Wheel alignment ensures that your tires are gripping the ground evenly and therefore the weight of the vehicle is evenly distributed on each tire surface.


Wheel alignment also helps to point out any suspension issues that need to be rectified. A vehicle with suspension issues will not align properly.


Tire Inflation


The wear of your car’s tires is something that you can address by checking tire inflation. Each vehicle has recommended tire pressures. You can find these affixed somewhere on your car doors or elsewhere depending on the model. You can also check the operator’s manual for guidance.


Tire Rotation


Regular rotation is recommended to ensure that your car’s tires wear evenly between the front and back wheels as well as between the left and right wheels. Your tire mechanic should be able to help. Recommendations on the frequency of tire rotation vary, but it is usually between 4000 and 6000 miles.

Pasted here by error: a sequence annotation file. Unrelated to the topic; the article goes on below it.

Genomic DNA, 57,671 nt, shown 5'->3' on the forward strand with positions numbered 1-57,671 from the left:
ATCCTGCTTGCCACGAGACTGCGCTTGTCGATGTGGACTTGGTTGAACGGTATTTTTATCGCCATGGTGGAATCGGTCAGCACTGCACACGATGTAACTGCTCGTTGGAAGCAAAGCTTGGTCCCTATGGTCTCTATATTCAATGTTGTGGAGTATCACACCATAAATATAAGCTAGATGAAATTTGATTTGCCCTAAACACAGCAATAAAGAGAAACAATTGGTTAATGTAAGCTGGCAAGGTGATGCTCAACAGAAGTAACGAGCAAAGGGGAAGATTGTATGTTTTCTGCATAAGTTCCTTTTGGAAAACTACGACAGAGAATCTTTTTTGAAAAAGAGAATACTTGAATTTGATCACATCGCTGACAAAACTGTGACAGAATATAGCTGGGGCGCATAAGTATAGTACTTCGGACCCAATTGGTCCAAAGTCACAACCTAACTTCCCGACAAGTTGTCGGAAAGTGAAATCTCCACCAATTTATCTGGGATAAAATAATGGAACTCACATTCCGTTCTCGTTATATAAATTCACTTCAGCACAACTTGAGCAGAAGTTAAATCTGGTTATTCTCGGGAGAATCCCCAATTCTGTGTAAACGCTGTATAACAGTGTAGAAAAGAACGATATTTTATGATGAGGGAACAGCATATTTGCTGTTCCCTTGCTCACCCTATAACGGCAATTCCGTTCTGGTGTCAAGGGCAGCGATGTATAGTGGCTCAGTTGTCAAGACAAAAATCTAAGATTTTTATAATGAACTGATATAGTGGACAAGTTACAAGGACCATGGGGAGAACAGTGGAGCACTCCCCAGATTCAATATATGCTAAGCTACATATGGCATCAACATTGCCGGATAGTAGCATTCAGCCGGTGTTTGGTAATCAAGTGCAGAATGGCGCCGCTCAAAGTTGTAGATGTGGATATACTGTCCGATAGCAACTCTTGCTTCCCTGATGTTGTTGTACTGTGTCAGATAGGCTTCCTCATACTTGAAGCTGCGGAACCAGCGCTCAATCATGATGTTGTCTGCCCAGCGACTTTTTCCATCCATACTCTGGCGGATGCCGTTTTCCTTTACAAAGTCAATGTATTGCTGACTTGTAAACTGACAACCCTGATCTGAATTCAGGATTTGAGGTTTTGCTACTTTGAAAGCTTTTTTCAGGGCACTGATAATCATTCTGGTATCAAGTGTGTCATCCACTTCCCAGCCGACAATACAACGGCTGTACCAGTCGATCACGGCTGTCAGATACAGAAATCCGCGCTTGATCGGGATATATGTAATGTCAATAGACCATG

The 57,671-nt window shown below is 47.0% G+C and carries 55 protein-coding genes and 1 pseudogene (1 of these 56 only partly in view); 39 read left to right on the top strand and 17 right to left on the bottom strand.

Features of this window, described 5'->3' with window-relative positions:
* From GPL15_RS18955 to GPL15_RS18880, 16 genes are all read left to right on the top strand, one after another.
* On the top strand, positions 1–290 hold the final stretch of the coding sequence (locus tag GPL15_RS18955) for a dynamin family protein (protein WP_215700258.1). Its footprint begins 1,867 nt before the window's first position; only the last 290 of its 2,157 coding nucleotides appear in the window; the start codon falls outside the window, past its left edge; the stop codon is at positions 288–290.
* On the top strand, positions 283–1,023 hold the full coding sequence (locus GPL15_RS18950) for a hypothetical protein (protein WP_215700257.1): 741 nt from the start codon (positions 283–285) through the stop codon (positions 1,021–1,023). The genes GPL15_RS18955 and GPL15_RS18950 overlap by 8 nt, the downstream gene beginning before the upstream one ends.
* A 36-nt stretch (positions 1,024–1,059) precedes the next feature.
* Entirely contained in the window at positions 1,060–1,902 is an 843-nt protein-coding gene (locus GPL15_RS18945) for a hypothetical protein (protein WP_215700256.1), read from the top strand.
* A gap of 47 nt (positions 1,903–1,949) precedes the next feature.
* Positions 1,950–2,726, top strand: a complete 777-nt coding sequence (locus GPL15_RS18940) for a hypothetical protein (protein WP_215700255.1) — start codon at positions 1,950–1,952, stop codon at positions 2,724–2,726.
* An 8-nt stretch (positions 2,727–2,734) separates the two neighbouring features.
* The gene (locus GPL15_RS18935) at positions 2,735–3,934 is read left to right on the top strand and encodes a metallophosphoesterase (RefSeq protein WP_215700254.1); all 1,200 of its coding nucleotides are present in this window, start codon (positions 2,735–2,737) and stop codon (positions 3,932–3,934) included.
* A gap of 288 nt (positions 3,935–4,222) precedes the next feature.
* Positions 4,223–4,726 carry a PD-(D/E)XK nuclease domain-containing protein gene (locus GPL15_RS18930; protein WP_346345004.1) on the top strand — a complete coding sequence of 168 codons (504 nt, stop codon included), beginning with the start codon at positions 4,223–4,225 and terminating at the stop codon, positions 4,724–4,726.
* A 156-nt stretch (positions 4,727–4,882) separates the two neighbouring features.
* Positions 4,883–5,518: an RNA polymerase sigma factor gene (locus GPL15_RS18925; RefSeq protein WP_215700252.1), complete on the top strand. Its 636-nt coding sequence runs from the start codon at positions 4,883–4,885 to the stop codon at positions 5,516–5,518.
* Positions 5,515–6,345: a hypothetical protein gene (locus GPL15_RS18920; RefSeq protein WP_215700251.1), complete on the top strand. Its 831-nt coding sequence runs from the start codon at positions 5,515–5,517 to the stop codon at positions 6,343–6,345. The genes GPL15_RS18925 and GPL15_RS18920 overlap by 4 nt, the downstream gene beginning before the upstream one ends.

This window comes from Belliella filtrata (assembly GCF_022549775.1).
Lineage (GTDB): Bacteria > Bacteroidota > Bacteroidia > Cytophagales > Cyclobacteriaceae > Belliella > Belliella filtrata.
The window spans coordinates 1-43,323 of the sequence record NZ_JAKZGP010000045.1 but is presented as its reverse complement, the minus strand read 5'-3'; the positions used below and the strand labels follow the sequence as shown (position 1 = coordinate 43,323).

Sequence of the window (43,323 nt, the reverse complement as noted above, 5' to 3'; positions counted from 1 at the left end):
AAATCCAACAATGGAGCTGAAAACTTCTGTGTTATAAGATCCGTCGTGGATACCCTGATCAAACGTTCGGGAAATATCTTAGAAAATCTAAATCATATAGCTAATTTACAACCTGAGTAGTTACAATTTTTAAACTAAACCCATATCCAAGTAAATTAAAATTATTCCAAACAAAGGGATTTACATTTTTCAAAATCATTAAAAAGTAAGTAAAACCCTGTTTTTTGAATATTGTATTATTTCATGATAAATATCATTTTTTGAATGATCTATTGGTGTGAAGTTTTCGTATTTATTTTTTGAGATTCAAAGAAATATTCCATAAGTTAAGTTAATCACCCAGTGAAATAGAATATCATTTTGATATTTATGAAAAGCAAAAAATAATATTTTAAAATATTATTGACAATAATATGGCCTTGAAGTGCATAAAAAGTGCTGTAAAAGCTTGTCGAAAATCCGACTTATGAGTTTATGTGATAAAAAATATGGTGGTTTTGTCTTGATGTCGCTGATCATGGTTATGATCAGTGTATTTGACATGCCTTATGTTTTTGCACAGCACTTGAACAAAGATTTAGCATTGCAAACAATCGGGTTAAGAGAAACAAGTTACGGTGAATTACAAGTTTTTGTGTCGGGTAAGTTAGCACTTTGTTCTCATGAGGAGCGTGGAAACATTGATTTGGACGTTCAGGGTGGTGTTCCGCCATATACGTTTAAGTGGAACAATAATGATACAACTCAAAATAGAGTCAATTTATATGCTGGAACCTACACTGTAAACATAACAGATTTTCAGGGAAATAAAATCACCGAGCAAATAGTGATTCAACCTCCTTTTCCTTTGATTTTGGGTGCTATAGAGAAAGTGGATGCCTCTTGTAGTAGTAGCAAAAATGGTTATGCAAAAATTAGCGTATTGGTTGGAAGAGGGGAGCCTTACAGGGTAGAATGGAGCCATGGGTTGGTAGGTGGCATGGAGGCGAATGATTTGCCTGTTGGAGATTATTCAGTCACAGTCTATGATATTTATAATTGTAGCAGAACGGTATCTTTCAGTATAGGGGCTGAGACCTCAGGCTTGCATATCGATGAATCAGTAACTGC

Wheel Balancing


Wheel balancing helps to ensure that the tires rotate evenly and therefore also wear evenly. An unbalanced wheel vibrates at certain speeds, which you can feel on the steering wheel and even the whole vehicle. It can also lead to damage of your suspension system.


It is advisable to balance your vehicle’s wheels every 10,000 miles or whenever you feel excessive vibration as you drive. A bumpy drive or hitting a pothole can cause the wheels to go out of balance.


Tread Wear


Every tire has a treadwear indicator. You can look for the ‘TWI’ on the side of the tire. It helps to know when to replace your tires for safe use and driving.


Braking System